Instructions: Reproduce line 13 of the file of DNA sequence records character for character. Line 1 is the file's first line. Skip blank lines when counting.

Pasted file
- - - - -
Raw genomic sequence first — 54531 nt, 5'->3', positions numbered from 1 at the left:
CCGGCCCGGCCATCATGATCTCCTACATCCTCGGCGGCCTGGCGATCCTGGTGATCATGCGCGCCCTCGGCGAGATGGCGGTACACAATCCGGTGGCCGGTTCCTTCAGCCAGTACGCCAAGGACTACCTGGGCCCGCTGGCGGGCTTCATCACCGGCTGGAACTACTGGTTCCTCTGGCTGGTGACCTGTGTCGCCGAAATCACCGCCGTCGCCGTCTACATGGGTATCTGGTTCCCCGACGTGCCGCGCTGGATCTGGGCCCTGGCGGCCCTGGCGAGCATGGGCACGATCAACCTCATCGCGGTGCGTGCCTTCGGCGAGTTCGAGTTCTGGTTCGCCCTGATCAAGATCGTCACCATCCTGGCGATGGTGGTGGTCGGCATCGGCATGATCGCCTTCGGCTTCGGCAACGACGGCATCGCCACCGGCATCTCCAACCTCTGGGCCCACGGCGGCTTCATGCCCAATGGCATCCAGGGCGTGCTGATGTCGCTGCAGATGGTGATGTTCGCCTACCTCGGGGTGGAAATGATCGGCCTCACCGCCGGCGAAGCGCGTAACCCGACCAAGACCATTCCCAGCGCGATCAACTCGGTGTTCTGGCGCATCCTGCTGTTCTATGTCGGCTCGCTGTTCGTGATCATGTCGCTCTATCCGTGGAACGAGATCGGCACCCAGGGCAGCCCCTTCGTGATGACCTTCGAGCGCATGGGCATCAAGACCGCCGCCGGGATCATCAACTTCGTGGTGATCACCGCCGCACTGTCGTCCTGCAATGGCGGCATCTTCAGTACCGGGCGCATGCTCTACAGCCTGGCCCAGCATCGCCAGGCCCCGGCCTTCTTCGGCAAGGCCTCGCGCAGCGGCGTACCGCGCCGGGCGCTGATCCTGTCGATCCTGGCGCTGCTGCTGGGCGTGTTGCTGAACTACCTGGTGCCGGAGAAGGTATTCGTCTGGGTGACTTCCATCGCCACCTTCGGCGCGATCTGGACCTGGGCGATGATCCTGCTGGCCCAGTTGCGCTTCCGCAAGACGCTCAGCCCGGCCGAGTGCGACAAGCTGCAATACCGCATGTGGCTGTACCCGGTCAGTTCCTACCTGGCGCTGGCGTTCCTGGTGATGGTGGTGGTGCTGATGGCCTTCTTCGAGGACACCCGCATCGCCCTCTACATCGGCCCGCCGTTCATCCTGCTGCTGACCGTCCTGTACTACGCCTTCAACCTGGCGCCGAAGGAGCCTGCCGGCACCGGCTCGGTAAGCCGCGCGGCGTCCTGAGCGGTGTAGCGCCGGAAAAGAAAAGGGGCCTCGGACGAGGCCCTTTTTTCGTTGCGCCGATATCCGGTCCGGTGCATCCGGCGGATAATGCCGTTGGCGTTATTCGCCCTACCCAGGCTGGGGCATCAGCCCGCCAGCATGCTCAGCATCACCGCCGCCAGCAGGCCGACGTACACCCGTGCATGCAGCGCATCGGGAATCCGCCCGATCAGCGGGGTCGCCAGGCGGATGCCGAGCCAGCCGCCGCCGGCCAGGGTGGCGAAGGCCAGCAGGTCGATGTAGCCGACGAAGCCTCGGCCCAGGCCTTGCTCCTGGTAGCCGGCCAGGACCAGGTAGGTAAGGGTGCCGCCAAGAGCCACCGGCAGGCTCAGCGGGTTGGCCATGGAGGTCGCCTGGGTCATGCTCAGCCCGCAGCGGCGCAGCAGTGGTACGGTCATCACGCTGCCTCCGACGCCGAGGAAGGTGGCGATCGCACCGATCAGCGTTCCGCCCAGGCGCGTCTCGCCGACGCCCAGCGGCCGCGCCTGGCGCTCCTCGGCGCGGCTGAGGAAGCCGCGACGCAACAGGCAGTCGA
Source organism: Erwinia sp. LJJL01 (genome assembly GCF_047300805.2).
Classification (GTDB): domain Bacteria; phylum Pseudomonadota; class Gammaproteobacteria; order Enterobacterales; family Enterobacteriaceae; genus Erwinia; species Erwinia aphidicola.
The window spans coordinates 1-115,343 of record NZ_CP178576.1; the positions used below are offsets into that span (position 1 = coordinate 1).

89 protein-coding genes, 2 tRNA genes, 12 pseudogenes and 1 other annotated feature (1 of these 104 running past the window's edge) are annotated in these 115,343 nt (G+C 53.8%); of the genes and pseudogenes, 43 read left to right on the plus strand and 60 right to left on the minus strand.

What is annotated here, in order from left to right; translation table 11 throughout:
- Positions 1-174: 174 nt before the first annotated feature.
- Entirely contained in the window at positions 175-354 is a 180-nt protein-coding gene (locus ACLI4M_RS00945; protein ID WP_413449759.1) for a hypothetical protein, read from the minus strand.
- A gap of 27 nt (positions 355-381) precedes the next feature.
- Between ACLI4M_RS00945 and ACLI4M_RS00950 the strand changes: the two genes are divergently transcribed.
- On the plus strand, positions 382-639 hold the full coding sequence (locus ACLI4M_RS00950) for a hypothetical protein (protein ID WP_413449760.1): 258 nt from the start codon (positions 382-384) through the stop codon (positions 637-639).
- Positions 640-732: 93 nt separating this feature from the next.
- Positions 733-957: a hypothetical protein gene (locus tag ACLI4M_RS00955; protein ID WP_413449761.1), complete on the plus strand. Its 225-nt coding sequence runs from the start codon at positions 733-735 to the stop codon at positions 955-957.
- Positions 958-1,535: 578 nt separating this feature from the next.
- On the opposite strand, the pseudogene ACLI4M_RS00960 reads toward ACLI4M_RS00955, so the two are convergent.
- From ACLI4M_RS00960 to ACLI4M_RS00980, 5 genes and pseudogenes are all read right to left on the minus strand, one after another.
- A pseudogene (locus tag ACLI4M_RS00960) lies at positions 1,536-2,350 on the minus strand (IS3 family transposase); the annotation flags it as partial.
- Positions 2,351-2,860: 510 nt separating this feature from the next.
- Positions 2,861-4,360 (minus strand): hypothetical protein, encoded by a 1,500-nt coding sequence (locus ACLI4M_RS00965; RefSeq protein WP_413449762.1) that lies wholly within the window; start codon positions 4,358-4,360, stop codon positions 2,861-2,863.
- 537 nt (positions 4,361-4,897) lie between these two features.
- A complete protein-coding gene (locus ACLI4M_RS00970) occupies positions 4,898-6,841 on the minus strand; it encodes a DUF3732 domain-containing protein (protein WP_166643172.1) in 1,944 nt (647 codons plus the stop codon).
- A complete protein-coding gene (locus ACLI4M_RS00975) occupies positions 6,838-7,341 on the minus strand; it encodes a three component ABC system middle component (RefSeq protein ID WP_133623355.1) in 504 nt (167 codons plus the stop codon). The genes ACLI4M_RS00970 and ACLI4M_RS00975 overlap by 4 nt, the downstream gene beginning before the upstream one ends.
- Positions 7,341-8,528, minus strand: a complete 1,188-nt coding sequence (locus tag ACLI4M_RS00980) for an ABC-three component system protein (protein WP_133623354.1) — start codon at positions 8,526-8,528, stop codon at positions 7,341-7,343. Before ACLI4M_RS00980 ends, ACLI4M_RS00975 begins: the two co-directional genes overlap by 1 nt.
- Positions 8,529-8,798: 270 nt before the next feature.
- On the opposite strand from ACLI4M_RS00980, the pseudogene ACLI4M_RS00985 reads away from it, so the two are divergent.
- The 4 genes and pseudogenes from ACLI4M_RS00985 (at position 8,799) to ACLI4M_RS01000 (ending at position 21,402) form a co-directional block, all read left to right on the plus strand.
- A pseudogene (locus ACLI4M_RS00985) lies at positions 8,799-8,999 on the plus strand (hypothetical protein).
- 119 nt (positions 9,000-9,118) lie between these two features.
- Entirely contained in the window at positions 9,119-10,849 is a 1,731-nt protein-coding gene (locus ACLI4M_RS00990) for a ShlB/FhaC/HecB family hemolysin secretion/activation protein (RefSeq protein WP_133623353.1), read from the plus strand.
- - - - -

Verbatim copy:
- Positions 640-732: 93 nt separating this feature from the next.